For Those Struggling to Save, Funding an HSA Not a Matter of If But When

By James Thompson, CIP, CHSP

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Setting aside enough money for life’s biggest moments is a struggle for many Americans. So how can anyone who is struggling to save manage to accumulate the financial resources necessary to pay healthcare expenses? Well, if eligible to contribute to a health savings account (HSA), taking advantage of an HSA’s triple tax benefits—current-year tax deduction, tax-deferred earnings, and tax-free distributions when eligible—can make it easier.

The HSA was designed to pay for unreimbursed medical expenses incurred by the HSA owner and the HSA owner’s dependents. Its multiple tax benefits are available no matter how much—or how little—the HSA owner contributes.

While building up a healthy HSA balance is certainly preferred, what about those individuals who cannot afford to do that? They may disregard the HSA because they feel they are not capable of saving enough to make having an HSA worthwhile. But it’s not a matter of using the HSA in case they incur medical expenses; it’s a matter of using the HSA when they incur medical expenses. That’s where the tax benefits really come into play.

Think about the person who becomes injured and has to be seen by a doctor or hospitalized. That trip to the doctor or hospital could end up costing hundreds, if not thousands, of dollars. If that person owns an HSA, she has the option to use her HSA money to cover the unreimbursed portion of those expenses, versus just paying for them out-of-pocket. The beauty of using the HSA is that the HSA owner may be able to contribute the payment amount (being careful not to exceed the annual contribution limit) to her HSA before paying the medical expenses from her HSA. Moreover, the tax deduction she will receive on amounts contributed to the HSA is like getting a discount on those medical expenses. For instance, someone in the 25 percent tax bracket essentially is receiving 25 percent off his medical bills by contributing to an HSA.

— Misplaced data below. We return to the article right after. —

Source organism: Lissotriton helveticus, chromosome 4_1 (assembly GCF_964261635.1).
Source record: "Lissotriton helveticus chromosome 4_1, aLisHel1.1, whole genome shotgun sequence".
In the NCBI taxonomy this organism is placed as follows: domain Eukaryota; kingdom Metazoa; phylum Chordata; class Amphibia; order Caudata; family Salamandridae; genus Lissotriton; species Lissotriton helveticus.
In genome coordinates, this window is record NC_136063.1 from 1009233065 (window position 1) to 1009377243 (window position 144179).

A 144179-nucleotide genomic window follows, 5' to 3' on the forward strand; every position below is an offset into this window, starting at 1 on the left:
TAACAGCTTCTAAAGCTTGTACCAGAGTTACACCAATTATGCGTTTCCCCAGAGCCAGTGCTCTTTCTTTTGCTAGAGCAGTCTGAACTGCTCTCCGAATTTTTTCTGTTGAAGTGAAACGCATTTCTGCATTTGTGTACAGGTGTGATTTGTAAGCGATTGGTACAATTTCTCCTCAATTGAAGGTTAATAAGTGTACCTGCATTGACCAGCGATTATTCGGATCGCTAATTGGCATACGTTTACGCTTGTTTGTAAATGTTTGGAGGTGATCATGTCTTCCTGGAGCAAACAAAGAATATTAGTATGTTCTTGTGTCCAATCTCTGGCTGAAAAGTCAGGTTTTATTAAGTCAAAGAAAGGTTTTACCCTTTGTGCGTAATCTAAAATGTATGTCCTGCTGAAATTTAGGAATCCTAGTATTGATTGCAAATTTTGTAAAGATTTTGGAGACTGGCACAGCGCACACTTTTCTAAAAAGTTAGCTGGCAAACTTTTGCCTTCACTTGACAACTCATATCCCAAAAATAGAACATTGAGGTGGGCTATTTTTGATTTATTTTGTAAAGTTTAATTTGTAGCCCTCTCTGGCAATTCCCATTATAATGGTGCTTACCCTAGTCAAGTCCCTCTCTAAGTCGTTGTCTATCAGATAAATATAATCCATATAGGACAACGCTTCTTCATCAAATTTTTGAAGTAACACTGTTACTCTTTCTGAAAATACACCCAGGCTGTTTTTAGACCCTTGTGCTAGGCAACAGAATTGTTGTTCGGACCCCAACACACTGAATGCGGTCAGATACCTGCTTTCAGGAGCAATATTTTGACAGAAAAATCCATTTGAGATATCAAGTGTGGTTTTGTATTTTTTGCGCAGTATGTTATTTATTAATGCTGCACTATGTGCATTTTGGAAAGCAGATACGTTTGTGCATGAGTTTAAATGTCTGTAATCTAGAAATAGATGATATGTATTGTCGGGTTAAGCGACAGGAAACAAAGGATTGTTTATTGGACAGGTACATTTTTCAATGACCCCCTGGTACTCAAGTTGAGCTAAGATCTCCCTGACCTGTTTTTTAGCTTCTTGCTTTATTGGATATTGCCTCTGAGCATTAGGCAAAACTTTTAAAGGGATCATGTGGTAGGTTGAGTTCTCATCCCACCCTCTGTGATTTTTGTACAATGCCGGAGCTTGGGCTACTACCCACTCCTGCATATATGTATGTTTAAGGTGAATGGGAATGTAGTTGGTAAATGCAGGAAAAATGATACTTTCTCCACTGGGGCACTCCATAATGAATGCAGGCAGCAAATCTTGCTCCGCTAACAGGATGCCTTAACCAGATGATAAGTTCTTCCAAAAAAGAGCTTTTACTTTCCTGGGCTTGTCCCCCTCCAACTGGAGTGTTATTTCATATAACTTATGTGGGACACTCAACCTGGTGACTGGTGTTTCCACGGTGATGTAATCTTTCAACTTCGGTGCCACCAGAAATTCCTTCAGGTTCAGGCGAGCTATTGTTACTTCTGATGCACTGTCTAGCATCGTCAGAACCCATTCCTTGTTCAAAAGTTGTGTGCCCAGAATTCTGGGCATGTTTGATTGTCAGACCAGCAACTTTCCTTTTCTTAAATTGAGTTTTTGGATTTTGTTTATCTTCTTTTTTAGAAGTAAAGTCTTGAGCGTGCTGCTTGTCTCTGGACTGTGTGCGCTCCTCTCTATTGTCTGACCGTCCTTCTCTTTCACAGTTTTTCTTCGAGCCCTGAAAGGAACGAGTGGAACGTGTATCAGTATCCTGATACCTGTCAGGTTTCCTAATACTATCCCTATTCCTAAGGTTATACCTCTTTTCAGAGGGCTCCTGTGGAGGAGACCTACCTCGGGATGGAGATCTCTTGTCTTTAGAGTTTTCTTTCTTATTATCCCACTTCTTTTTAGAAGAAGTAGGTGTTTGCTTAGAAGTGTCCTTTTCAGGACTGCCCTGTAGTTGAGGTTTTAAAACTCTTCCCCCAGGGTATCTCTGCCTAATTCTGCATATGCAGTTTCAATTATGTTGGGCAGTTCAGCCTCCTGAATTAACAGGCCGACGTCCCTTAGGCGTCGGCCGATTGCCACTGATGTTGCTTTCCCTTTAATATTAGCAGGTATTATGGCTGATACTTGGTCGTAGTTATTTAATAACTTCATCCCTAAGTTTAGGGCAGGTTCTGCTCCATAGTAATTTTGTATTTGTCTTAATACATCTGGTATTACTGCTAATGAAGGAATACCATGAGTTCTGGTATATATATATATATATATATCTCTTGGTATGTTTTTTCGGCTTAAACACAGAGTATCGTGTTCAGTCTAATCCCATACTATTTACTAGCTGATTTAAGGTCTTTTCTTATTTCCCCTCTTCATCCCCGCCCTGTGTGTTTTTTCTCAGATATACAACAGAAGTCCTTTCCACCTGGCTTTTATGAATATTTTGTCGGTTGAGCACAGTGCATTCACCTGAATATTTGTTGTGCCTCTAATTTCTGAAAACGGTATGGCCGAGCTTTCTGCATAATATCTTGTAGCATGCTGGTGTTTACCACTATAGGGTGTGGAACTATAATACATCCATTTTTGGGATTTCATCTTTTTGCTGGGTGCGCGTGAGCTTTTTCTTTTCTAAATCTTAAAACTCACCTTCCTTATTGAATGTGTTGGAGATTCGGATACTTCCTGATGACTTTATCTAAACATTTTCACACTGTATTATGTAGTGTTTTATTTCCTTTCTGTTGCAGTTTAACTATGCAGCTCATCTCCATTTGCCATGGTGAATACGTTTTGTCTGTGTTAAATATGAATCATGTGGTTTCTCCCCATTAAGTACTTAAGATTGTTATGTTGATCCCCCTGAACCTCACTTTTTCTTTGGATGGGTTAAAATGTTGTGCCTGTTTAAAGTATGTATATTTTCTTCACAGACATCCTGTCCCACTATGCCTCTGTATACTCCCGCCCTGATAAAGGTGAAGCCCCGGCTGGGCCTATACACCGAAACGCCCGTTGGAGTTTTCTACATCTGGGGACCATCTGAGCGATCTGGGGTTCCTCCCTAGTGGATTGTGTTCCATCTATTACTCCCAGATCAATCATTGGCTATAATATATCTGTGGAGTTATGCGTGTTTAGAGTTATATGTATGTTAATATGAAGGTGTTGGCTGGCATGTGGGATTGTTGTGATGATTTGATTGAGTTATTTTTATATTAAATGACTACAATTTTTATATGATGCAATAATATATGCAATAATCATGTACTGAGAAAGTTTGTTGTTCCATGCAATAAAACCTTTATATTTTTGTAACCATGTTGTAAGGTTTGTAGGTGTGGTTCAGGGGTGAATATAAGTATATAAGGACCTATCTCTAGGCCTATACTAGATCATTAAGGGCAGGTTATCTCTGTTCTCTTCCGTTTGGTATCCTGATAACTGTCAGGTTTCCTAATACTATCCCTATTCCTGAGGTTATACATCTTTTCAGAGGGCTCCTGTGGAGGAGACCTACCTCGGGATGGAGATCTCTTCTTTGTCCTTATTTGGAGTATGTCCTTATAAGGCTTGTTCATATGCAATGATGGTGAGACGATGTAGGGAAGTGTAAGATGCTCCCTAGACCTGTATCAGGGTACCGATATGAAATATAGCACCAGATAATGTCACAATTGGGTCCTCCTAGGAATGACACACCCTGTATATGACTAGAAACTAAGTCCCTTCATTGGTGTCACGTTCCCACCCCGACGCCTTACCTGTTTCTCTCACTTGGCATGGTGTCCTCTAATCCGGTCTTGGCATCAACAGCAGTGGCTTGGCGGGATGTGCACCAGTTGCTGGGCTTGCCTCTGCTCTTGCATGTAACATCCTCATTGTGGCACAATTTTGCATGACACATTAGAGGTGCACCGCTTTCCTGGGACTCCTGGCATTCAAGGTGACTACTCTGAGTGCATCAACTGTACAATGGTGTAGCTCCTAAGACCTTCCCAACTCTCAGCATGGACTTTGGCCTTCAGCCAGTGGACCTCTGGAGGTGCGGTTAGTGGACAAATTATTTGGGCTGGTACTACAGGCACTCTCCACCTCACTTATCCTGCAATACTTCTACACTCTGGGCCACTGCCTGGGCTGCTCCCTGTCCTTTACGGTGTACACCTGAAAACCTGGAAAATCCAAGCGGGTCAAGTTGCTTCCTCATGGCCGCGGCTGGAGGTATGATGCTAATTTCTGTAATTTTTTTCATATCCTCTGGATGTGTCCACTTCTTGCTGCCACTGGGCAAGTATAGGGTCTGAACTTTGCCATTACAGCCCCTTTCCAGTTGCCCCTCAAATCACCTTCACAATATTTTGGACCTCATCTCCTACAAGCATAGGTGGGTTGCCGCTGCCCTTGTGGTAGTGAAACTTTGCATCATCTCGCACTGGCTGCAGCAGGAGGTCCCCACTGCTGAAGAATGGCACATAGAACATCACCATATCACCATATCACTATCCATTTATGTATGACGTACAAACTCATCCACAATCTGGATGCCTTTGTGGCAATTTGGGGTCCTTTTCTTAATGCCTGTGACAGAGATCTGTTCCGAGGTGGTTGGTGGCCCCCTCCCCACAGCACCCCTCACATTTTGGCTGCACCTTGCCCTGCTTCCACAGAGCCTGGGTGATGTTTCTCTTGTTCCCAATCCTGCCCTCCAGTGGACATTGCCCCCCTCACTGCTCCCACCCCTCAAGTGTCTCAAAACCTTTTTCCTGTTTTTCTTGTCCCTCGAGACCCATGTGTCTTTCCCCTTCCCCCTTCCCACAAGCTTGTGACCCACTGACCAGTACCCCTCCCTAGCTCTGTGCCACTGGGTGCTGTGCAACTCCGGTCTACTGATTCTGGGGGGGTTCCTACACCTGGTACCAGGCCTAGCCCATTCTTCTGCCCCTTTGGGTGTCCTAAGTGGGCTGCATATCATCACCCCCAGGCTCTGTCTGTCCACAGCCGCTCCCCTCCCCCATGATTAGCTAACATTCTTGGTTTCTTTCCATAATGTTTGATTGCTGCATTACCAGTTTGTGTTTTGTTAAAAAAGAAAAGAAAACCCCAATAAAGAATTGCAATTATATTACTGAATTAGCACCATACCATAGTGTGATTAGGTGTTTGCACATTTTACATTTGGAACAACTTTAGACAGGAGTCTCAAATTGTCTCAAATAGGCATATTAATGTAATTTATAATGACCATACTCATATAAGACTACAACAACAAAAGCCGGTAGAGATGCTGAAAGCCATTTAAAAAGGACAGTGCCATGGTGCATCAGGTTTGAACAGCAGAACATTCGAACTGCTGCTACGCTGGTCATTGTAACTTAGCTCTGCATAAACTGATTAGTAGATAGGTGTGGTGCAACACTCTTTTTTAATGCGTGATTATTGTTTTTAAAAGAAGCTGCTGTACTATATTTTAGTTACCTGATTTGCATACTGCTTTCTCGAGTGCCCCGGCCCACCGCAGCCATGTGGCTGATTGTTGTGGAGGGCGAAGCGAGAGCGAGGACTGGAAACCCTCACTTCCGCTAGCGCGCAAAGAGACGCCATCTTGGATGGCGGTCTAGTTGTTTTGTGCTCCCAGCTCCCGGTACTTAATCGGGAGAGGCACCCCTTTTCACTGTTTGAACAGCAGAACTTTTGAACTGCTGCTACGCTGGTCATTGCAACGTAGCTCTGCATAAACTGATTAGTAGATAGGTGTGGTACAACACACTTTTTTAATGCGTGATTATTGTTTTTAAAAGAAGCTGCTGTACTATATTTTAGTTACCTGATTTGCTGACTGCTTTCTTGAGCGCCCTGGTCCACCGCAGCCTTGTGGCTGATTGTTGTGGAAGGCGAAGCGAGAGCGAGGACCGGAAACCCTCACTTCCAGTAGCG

Note that an HSA owner who makes HSA contributions in this way does not have to contribute an amount equal to his medical bills. He can contribute as little (or as much) as he wants to an HSA, up to the statutory limit. There is no statutory minimum balance requirement to maintain an HSA, though some financial organizations may have minimums. Making multiple small contributions may be a viable option for those who feel that they cannot set aside a greater amount all at one time.

Many who work for employers that offer an HSA-eligible high deductible health plan have amounts withheld from their pay, thereby capturing the tax benefit without ever having to claim the tax deduction on their individual income tax return. But no matter how contributions are made, either directly or via payroll withholding, there is no restriction on when amounts accumulated must be distributed.  

Be careful not to overlook those who are eligible to make HSA contributions but can’t see the value in having an HSA because they don’t believe they can build up a large enough HSA balance. These potential HSA clients may be an untapped opportunity for your organization to boost its HSA business. By sharing with them the concept of paying their HSA before they pay their medical bills—as they incur qualified expenses—they will begin to see the benefit of not only having an HSA, but contributing to it to capture the tax deduction. After all, paying for medical expenses strictly out-of-pocket when eligible for an HSA contribution is like throwing money away.